For many years, it has been stated that the people who enjoy fan fiction are typically female, straight, single, and socially isolated. (Not coincidentally, many of these same stereotypes are attached to readers of commercial romance too.) With so many individuals growing up with internet access today and, accordingly, growing up with easier access to fan fiction, perhaps some of these dustier stereotypes about fans are finally starting to lose their hold on people's imaginations.
In order to get a sense of who was participating in the 2008 survey, the participants were asked for some general demographic information. At the time, I wanted to get a sense of the mix of fans taking the survey. Let's look at how these fans described themselves in 2008. Then I'd like to get your thoughts on the collection of fan demographics and the impulse to type fan fiction readers and writers.
First, in 2008 the participants skewed younger. The survey was only open to participants 18 or older, but the vast majority of survey participants were under thirty years of age. These numbers may also imply that there is significant participation in fan culture from individuals younger than 18. However, since younger fans were excluded from participating, these fans and their reading practices are not represented by the 2008 survey results.
The vast majority of fans participating in the survey (96%) identified as female. Many participants identified as heterosexual (68%), but a significant portion of participants (32%) identified as non-heterosexual, including the 23% of participants that identified themselves as bisexual. That's roughly a third of participants identifying as something other than straight.
In older discussions of fan cultures, it has often been assumed that fan fiction is primarily produced by straight women. Some have also speculated that, given the popularity of slash fan fiction, it might be problematic for straight female readers to be disinterested in reading romantic stories about straight women. For quite some time, many individuals in fan culture have been pushing back against these arguments. For example, identifying fan culture as female and straight ignores the many queer members of fan cultures. Also, why should the more "appropriate" character for female readers to identify with be female? Why does a reader need to have a literal insert within romantic and/or sexual content for it to be a "healthy" form of pleasure? These are just some of the ongoing questions being debated regarding the prevalence of slash in fan fiction.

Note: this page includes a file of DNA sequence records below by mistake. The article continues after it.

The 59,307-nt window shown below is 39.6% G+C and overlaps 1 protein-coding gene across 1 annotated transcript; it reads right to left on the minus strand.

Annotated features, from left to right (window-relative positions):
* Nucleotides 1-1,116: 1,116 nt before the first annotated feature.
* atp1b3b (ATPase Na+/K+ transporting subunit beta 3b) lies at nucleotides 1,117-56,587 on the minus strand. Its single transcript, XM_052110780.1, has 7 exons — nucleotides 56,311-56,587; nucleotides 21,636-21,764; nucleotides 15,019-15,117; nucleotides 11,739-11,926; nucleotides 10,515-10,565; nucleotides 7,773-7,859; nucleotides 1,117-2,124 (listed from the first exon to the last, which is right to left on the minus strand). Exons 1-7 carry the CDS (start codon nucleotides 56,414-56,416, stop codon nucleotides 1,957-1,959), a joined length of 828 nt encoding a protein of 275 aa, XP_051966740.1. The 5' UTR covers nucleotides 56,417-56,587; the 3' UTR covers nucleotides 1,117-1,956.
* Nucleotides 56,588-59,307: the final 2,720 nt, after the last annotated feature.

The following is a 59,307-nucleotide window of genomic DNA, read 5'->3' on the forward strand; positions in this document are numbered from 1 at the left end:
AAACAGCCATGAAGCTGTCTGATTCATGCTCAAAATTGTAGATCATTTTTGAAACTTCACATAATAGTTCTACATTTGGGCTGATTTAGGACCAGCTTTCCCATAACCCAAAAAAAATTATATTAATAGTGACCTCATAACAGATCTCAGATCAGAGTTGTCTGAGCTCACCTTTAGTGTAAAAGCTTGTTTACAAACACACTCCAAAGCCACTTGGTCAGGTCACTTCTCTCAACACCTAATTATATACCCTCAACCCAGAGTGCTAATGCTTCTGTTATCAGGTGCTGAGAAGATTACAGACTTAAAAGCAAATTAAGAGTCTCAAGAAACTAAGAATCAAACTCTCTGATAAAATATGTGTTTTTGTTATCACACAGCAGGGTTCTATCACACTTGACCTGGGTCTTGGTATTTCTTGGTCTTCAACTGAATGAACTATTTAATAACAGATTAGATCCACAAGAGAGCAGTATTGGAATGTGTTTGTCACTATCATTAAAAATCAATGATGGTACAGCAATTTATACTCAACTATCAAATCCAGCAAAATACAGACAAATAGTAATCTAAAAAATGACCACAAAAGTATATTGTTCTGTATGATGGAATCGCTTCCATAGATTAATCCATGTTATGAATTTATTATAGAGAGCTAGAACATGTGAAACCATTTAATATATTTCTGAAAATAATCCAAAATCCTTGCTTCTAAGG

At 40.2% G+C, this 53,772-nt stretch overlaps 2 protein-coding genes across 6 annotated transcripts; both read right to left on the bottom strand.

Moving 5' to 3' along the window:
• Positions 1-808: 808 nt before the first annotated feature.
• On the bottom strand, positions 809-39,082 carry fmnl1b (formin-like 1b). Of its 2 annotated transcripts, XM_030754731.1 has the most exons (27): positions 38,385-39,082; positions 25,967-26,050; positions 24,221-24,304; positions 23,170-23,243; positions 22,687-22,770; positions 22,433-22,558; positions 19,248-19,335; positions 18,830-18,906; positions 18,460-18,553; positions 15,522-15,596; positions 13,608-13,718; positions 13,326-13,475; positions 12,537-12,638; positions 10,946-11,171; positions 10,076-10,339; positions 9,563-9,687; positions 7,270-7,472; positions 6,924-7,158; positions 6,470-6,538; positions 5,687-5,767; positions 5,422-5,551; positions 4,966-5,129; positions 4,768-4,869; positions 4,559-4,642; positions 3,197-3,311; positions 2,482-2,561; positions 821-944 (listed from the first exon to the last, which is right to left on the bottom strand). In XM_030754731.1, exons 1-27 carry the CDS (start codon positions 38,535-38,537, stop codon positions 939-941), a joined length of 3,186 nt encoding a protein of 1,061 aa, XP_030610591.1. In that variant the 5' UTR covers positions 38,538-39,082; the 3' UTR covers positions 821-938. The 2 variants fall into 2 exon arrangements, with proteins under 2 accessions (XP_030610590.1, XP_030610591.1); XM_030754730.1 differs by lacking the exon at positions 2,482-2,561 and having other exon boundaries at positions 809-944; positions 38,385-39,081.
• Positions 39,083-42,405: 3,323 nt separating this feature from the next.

As social awareness of and acceptance for queer, trans, and gender-queer identities increases, past assumptions regarding slash readers and the general demographic make-up of fan communities require serious reconsideration. I suspect that these past debates need to be re-aired and held in conjunction with discussions about the lines drawn between commercial romance and fan fiction. As the availability of m/m and f/f romances increases within the commercial romance market, there needs to be a broader conversation on romantic fiction and its readers. We need to problematize older claims that women's interest in m/m fiction is somehow inherently misogynistic and reconsider these concerns within more contemporary (and less binary) theories about gender, desire, and sexuality.
Many of the 2008 survey participants were single (62%) and about 38% of participants were in a relationship of some kind. These numbers may also reflect the younger ages of many participants. With so many survey participants in their late-teens and early-twenties, it is unlikely that the majority of them would already be married or in long-term relationships.
While my survey can only speak to its 2008 participants, more recent surveys of fans have also refuted some of the classic assumptions about fans. For example, in 2013 Tumblr user Centrumlumina released the results of a large survey of Archive of Our Own users titled the AO3 Census. This survey received 10,005 responses and the results indicate that the "largest demographic in M/M fandom is bi/pansexual women" (Centrumlumina, Census Master Post). Researchers interested in pursuing these questions further may find the AO3 Census' Notes for Future Researchers particularly useful as it contains recommendations for survey design. Similarly, an annotated version of my 2008 survey is also available in the Appendices of my MA thesis.
What do you think about these demographics? When you look over these numbers, what do you see? Also, I'd love to hear what people think of these older stereotypes regarding fans. Do these stereotypes regarding fan fiction readers and writers still matter today? Do we need to keep asking questions about the gender and/or sexuality of fans? Are there other issues about the make-up of fan communities that you think are being overlooked? Share what you think about this in the comments section below.